“Hark, The Glad Sound” was the first hymn we sang this year during our church’s midweek Advent Service. I noticed it also is the first hymn listed in our hymnal in the Advent section. I knew this song but didn’t know much about its author and enjoying learning the hymn stories behind our church music. Its words present wisdom and insight for our Advent time too.
Philip Doddridge wrote this hymn in 1735. Do you know anything about him? I didn’t and was surprised to learn he composed more than 400 hymns in all, Most of his music wasn’t published but was created for and intended for his congregation, generally to accompany his sermons. His congregation didn’t use hymnals, but instead had someone sing the hymn line by line from the pulpit with the congregation repeating each line in turn.
I was also amazed on how old Hark the Glad Sound was – created almost 300 years ago.
Doddridge was born in London, June 26, 1702. He was the youngest of 20 children and at birth showed so little sign of life that he was laid aside as dead. One of his attendants, thinking she perceived some motion, or breath, took that necessary care of him and his life was restored.
As a young adult, a rich patron offered to pay for his education leading to ordination in the Church of England. He refused and instead chose to remain in the Non-conformist Church, which means that he did not accept the authority of the Church of England. For twenty years he pastored a poor parish in Northampton, where he also opened an academy for training Non-conformist ministers and taught most of the subjects himself.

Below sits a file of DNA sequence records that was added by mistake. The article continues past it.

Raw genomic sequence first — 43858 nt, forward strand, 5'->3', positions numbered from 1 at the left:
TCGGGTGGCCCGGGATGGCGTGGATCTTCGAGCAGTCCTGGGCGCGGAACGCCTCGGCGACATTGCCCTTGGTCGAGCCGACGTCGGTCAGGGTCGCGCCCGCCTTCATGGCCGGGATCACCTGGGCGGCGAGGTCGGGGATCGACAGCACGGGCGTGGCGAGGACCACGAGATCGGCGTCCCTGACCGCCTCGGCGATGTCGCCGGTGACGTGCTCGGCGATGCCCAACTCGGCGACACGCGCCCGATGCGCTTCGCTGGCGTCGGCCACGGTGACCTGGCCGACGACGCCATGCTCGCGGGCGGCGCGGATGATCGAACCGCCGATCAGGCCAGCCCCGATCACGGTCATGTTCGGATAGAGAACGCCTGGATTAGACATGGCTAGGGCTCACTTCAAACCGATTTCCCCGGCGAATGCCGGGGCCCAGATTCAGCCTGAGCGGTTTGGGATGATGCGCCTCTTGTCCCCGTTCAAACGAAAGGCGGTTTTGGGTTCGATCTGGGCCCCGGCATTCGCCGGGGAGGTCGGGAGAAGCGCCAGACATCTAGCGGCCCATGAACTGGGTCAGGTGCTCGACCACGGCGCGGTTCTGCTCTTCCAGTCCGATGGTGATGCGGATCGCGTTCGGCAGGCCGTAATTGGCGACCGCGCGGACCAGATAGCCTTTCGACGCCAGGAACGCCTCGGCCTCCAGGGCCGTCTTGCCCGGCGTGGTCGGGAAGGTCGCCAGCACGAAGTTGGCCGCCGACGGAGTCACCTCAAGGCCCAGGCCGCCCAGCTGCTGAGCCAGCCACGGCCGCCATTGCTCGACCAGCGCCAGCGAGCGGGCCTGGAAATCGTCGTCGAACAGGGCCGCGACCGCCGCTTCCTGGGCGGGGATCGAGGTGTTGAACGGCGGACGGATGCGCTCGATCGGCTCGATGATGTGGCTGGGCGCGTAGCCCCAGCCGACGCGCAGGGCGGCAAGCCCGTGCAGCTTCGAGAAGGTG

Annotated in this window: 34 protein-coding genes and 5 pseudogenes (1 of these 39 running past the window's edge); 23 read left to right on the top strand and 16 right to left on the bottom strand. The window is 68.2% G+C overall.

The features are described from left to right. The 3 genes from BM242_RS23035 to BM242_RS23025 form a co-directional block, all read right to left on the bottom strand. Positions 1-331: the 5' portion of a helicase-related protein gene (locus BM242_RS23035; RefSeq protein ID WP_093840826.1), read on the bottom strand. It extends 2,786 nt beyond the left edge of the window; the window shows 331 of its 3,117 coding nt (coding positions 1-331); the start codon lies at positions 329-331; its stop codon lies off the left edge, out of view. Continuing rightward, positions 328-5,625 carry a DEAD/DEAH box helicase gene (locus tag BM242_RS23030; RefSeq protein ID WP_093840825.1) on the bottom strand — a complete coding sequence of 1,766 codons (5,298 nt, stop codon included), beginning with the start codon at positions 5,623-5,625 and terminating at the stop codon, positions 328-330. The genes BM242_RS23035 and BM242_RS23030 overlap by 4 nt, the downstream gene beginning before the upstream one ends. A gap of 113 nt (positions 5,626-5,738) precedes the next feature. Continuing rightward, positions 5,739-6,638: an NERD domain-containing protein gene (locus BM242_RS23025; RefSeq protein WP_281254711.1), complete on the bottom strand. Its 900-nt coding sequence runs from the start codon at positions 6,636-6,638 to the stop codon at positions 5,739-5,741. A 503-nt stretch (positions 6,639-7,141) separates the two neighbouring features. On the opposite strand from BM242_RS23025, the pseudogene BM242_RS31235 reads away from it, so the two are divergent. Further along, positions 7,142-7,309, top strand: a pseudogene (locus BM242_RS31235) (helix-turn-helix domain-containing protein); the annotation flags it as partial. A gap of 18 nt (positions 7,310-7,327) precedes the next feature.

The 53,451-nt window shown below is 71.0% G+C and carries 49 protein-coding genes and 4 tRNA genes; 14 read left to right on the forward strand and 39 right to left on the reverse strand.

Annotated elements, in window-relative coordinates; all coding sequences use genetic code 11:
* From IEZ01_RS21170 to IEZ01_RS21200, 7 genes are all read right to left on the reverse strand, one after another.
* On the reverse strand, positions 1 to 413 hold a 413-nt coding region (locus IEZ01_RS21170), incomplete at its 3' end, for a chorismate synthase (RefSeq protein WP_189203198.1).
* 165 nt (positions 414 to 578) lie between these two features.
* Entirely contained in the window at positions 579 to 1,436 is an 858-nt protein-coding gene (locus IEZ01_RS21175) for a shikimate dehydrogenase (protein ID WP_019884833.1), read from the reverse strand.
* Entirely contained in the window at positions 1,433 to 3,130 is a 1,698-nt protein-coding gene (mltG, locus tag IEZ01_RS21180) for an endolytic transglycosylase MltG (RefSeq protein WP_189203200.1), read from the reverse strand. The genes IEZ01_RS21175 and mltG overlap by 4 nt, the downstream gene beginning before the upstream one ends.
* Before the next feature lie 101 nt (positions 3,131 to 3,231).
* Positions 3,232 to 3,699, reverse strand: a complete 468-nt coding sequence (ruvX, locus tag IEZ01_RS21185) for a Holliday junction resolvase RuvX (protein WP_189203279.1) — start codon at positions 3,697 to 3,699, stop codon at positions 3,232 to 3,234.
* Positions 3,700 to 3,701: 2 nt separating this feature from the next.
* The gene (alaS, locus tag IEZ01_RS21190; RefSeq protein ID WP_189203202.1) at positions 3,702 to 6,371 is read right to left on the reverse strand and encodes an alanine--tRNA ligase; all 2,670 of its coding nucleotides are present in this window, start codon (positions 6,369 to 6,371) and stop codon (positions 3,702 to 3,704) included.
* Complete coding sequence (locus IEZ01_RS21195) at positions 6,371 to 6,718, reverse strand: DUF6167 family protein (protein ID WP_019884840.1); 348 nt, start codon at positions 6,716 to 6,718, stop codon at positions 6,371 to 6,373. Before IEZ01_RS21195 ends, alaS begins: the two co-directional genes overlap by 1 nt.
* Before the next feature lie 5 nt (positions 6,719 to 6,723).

He died in 1751 from tuberculous. After his death his hymns were published by his friend Job Orton, in 1755. What a gift of music that would have been lost if a friend hadn’t stepped in to save his compositions and create this legacy. Below is a video with the song and lyrics. If you are reading this by email, you may have to go to the blog post to hear it.
The first verse resonated with me especially in Advent. “Let every heart prepare a throne and every voice a song.” What better instructions for us during this season.
How are you preparing a throne for God in your heart and what is the song God gave you to sing?
Nancy Ruegg says
I’m in awe of Philip Doddridge, that he could write 400 hymns during his relatively short life. This carol is not familiar to me, but the regal tune certainly suits the celebration of our Savior King. / As you know, I’m journaling through another carol, “Hark! The Herald Angels Sing,” and shared some of the thoughts on my blog. Charles Wesley’s lyrics have lent themselves to worship!
Jean Wise says
Can you imagine writing all those hymns? wow. So glad we both are savoring Christmas music this year. Merry Christmas!
Martha J Orlando says
As soon as I listened to this hymn, Jean, I realized that I’d heard it before; almost positive we sang this in the Episcopal church at the beginning of Advent. So beautiful! And I did enjoy learning about the man who composed it, too. Thank you!
Jean Wise says
I think it adds so much to our singing to walk a bit with the composer and hears the story of the hymn. Merry Christmas, Martha! You came to my mind during my morning prayers today and I lifted you up!